What you need to know...
Not all Japanese Knotweed problems are the same. This is why, at Cardiff Ground Care, we treat each Japanese knotweed removal situation individually. Happily, some infested areas can be quite simple to treat at minimal cost.
We also provide a one off consultation where we put a knotweed management plan in place for the client to continue with. This can be very cost effective.
We also provide a more in-depth service for property developers who have a responsibility to either remove Japanese knotweed or contain and treat on site.
Chemical control of Japanese knotweed
Our experience proves the most effective time to treat Japanese knotweed with herbicides is in late summer. This proves to be much more effective in damaging the underground rhizome system than applying herbicides earlier in spring.
All our operatives who carry out the chemical treatment have many years experience in treating and eradicating Japanese knotweed and carry the PA1 & PA6 National Proficiency Tests Council (NPTC) certification. We also are PA6AW NPTC qualified to apply chemical near, on and in watercourses and we seek permission from the environment agency prior to commencing work.
Treatment with herbicide may have to continue for at least three years before Japanese knotweed stops growing back. Even when the plant stops growing back, any soil removed from the area is likely to have dormant rhizome and must be disposed of as described within the knotweed code of practice. Cardiff Ground Care provide a grounds maintenance system in the Cardiff area which can take care of this for you.
Physical control of Japanese knotweed
Cutting can be effective to reduce underground biomass. Treating mature stems in late summer provides the most effective herbicide control. If it is not possible to treat the mature stems (eg. because of the spray drifting), the stems can be cut in the spring and the re-growth treated in late summer. This reduces the height and mass of the canes. The plant should always be cut at the base of the stem. Methods such as flailing and strimming produce fragments of the plant so therefore should be avoided so as to prevent a small part of the stem germinating and producing a new plant.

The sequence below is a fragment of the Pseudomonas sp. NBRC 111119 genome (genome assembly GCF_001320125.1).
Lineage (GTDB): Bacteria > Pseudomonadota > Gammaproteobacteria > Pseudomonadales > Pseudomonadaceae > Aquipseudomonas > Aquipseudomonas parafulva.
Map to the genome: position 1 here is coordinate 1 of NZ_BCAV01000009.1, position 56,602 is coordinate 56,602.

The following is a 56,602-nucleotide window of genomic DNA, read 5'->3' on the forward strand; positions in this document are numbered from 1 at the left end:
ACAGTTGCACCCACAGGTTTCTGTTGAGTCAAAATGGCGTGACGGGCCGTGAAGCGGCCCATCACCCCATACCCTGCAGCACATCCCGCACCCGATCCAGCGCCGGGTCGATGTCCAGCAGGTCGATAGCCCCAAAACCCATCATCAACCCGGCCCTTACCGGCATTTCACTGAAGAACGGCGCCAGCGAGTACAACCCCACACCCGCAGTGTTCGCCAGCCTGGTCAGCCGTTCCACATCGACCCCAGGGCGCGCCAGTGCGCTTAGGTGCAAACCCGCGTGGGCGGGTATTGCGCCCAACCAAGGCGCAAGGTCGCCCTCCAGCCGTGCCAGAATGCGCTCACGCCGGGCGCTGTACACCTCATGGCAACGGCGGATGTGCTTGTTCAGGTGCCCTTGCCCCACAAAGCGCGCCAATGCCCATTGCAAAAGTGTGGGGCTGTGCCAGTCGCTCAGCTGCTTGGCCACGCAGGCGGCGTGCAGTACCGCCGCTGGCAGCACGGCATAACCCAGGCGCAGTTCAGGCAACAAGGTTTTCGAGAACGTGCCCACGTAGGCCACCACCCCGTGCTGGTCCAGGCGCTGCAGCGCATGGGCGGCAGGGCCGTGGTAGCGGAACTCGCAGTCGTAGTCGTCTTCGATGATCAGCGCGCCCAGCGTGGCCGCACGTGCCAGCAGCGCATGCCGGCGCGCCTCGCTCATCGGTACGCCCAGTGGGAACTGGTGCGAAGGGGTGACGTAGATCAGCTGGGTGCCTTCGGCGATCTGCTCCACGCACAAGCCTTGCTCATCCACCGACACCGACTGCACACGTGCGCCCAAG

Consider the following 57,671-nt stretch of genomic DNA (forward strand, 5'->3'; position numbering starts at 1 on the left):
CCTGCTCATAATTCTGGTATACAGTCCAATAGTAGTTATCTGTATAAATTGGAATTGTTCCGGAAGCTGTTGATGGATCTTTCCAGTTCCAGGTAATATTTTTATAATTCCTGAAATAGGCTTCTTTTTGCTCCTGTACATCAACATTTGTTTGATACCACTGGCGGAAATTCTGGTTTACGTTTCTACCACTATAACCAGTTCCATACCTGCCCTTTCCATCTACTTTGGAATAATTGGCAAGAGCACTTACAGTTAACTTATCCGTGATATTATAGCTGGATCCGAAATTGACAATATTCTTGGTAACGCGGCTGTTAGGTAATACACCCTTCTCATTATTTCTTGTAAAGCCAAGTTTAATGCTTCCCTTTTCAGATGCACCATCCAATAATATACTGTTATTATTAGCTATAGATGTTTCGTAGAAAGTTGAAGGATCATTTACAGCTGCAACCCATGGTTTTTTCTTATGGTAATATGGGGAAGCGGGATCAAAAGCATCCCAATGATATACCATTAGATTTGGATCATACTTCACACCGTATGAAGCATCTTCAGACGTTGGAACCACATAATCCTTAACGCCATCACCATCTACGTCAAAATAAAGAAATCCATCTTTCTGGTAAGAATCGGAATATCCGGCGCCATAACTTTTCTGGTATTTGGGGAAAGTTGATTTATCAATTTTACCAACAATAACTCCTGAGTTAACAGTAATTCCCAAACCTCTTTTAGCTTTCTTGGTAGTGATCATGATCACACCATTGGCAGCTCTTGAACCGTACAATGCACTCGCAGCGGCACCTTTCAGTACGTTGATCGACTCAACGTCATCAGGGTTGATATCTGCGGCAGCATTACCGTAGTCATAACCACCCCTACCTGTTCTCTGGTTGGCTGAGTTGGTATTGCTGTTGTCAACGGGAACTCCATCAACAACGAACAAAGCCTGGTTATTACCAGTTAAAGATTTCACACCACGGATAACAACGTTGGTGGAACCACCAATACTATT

Studies have shown that with four cuts a year the plant loses its strength and reduces the underground biomass. The first cut should be carried out when the first shoots appear and the last cut should be done when the plant before it dies back in the autumn (September or October). Annual cutting will be required. Cut stems should be thoroughly dried before they are burnt or taken to a licensed landfill site.
Whenever Japanese knotweed is moved from a site, precautions must be taken to ensure that it doesn't spread to other areas. It will also need to be disposed of properly.
Again, you can be confident that a grounds maintenance programme provided by Cardiff Groundcare will take care of all this with the minimum of inconvenience to you.
Advice for landowners and gardeners
As a landowner, gardener, riparian owner or wildlife site manager it is important to be aware of Japanese Knotweed and, if you have it on your site, to control it. If you suspect you may have Japanese knotweed on your property, please don't hesitate to contact us for advice
Due to Japanese Knotweed being one of Britain’s most invasive plants, the prevention of its spread under the Wildlife and Countryside Act 1981 is a legal obligation for landowners. It can prove both difficult and expensive to manage but non-management or intervention is not an option. Early treatment of a new colony is quicker, cheaper and preferable to leaving it to become established.
Cardiff Ground Care have proved to be both cost effective and successful in the treatment, management and eradication of Japanese Knotweed.
We also treat invasive weeds such as Ragwort, Himalayan Balsam and Giant Hogweed